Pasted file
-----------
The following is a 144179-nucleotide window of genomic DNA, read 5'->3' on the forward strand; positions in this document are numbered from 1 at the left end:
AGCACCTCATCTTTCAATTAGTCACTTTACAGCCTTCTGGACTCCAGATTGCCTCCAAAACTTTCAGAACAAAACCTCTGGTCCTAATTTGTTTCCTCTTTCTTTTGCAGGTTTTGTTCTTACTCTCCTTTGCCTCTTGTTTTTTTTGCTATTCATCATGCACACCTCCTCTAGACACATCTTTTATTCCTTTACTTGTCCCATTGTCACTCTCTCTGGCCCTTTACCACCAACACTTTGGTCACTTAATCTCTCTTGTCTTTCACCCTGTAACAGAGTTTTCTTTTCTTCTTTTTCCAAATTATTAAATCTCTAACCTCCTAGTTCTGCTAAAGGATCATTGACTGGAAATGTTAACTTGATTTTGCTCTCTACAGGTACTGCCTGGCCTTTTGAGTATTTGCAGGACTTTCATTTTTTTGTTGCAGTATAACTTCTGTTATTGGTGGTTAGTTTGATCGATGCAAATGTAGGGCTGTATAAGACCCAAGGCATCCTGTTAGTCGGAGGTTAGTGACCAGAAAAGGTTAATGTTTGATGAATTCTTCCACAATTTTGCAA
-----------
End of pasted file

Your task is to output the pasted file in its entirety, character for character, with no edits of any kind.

The following is a 144179-nucleotide window of genomic DNA, read 5'->3' on the forward strand; positions in this document are numbered from 1 at the left end:
AGCACCTCATCTTTCAATTAGTCACTTTACAGCCTTCTGGACTCCAGATTGCCTCCAAAACTTTCAGAACAAAACCTCTGGTCCTAATTTGTTTCCTCTTTCTTTTGCAGGTTTTGTTCTTACTCTCCTTTGCCTCTTGTTTTTTTTGCTATTCATCATGCACACCTCCTCTAGACACATCTTTTATTCCTTTACTTGTCCCATTGTCACTCTCTCTGGCCCTTTACCACCAACACTTTGGTCACTTAATCTCTCTTGTCTTTCACCCTGTAACAGAGTTTTCTTTTCTTCTTTTTCCAAATTATTAAATCTCTAACCTCCTAGTTCTGCTAAAGGATCATTGACTGGAAATGTTAACTTGATTTTGCTCTCTACAGGTACTGCCTGGCCTTTTGAGTATTTGCAGGACTTTCATTTTTTTGTTGCAGTATAACTTCTGTTATTGGTGGTTAGTTTGATCGATGCAAATGTAGGGCTGTATAAGACCCAAGGCATCCTGTTAGTCGGAGGTTAGTGACCAGAAAAGGTTAATGTTTGATGAATTCTTCCACAATTTTGCAA